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Supreme Court Majority Votes To Overturn Roe, Prompting Protests Across the Nation

Supreme Court Majority Votes To Overturn Roe, Prompting Protests Across the Nation

Supreme Court Majority Votes To Overturn Roe, Prompting Protests Across the Nation


May 19, 2022

Marisin McLain '25
A Supreme Court majority draft opinion overturning Roe v. Wade was leaked on May 2, signaling the court’s readiness to undo a landmark decision that had federally protected a woman’s right to abortion for decades. The leak sparked outrage among pro-abortion rights activists and concern among those on both sides of the issue who worry that it is yet another indication of the court’s politicization. Protests erupted nationwide — spanning from the Supreme Court Building to justices’ homes and reaching as far as San Francisco and Raleigh. Demonstrators’ signs conveyed a myriad of messages and ideologies, like ‘Women’s rights = human rights,’ ‘Bans of our bodies’, ‘Let their hearts beat,’ and ‘Unborn lives matter.’ Although the decision is not final, if Roe v. Wade were overturned, the right to an abortion would no longer be federally protected. This would allow states to take their own stance on the issue, meaning they could prohibit the procedure altogether, even in cases of incest or rape. Many conservative states have trigger laws that would swiftly ban abortions if Roe is struck down. Over three dozen states have pending legislation that could potentially ban abortion completely. In an effort to counteract these restrictions, more liberal states like Connecticut are working to offer abortion services to women who live in states where the procedure will be banned. On May 11, Senate Democrats attempted to include abortion rights into federal law by proposing a bill, titled the Women's Health Protection Act, that would guarantee abortion access and ban a variety of restrictions. However, they fell short of the 60 votes required to pass the law, as Senators voted 51-49 against it. Democrat Joe Manchin III of West Virginia, who has openly expressed anti-abortion views, joined a unanimous Republican front in shutting down the proposed legislation. The Act also lost the support of Republican Senators Lisa Murkowski of Alaska and Susan Collins of Maine, who had previously backed abortion rights. They cited the proposal as overly expansive, saying that they want to preserve the status quo, not challenge restrictions that are already in place. President Joe Biden issued a statement declaring that his administration would challenge the reversal of Roe v. Wade if the court officially votes to overturn it. He called upon the public to vote for more pro-choice senators and representatives to produce the majority required to support his work of codifying the case’s initial ruling into law. Charlotte Mooney ’23, the head of Bluestockings, a school club that promotes intersectional feminism and gender equality, commented on how these changes might affect the school community. “Because Hotchkiss is in Connecticut, it’s definitely safer for women to have the self-autonomy to choose whether to have an abortion or not, but I think it’s still affecting a lot of women that they have to have certain laws on their body,” she said. “A lot of people don’t understand that being pro-choice does not necessarily mean that you want to have an abortion, it's having the right to choose.” Roe v. Wade has been the legal precedent — however controversial — for the past 50 years. With three new justices appointed in a single presidential term by former President Donald Trump, the character of the court has evidently shifted politically to a more conservative composition. This shift in the court has opened the door for the reversal of Roe v. Wade. Duncan Griffin ’22, head of the Republicans Club, agreed with the decision. “Politics aside, I’m actually very glad this is happening, not because of political views on abortion but because of questions of power in the government,” he said. “[Associate Justice Samuel] Alito’s whole point is the Supreme Court does not have the power to change the law so in this circumstance he’s just overturning what he believes in. The Supreme Court does hold that power to oppose.” Chief Justice Roberts confirmed the authenticity of the 98-page document in a statement in which he noted that the draft did not represent a final decision by the court or any individual member. Roberts also announced that an investigation has been launched to find the person or group that leaked the document. Prior to this instance, no full draft opinion had ever been leaked in the modern history of the court. However, there had been instances when official decisions have been leaked to the public prematurely. In 1973, the original Supreme Court decision on Roe v. Wade was leaked mere hours before the information was made public. A final decision from the court can be expected before June which marks the end of the court’s session until the fall.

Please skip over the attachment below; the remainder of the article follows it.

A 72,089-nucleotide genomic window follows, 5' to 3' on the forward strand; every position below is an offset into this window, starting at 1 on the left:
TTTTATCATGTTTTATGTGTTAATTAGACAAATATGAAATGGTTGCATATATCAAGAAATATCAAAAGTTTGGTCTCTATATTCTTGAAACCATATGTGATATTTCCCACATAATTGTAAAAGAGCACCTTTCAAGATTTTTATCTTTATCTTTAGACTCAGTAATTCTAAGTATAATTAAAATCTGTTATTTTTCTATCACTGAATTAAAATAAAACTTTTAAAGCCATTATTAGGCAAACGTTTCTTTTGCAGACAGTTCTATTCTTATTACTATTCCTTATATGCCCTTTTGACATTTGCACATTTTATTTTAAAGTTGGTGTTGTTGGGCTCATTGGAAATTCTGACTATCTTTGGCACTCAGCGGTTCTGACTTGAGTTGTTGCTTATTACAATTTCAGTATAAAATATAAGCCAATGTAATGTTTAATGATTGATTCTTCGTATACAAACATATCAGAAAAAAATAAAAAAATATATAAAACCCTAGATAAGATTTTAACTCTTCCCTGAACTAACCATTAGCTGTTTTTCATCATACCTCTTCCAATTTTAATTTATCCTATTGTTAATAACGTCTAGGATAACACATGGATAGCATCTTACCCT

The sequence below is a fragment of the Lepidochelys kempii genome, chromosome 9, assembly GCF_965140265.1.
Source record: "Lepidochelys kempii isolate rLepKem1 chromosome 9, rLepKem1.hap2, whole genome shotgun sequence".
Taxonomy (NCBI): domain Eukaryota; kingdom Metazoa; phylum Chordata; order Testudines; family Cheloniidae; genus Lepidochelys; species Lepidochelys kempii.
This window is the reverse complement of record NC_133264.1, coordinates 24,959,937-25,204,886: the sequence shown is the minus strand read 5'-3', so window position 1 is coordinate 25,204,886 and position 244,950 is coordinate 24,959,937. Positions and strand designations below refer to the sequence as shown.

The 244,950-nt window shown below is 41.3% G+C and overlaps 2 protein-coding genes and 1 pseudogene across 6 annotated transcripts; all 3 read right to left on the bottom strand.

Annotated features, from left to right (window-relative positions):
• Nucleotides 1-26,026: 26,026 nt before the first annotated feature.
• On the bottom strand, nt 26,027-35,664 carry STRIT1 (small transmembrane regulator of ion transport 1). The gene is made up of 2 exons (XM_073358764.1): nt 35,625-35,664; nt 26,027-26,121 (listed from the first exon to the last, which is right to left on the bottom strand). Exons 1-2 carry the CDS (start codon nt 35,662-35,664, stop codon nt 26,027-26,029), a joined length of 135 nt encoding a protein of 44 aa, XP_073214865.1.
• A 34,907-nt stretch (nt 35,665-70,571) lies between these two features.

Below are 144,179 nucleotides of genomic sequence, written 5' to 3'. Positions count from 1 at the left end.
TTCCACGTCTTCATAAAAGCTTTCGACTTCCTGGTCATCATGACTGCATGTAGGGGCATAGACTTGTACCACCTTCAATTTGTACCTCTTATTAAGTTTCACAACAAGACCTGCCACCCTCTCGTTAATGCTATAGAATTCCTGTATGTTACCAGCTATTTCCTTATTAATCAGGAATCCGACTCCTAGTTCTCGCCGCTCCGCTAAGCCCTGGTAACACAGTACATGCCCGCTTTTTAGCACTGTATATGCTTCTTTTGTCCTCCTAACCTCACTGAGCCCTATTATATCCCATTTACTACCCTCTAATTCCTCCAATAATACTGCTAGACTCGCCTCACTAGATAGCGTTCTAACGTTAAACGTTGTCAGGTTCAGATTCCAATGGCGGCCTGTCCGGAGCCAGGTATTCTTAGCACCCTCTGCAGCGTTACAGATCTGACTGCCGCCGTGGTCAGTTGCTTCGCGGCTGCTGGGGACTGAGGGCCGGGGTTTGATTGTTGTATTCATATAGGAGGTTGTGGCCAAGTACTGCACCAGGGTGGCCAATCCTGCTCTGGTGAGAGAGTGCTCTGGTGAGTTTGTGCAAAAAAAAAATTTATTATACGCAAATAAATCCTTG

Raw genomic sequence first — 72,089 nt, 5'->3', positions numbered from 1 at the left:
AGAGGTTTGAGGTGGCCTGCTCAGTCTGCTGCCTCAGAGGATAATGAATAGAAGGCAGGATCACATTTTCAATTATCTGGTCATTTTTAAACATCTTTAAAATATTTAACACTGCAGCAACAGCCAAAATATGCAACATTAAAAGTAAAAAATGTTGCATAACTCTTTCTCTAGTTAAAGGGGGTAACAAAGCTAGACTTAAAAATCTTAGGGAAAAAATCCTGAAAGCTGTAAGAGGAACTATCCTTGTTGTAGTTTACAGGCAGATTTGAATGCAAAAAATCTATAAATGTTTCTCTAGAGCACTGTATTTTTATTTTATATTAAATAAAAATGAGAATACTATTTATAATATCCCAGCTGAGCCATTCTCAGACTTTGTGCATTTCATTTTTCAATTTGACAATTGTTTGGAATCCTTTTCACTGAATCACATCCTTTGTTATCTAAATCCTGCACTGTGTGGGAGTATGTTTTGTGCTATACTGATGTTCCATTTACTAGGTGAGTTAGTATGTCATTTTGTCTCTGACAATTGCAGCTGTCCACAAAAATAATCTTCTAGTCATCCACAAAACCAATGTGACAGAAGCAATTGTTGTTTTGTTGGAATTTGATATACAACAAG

Benjamin Who is an editor-in-chief of The Record.

September 28th

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Editor's Note: This article was recovered from The Record's online archive. There may be stylistic and visual errors that interrupt the reading experience, as well as missing photos. To read this article as it appeared in print, view our print archives.

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Editorials are written by members of The Record's Executive Board. They typically center on issues related to the school or student life on campus.

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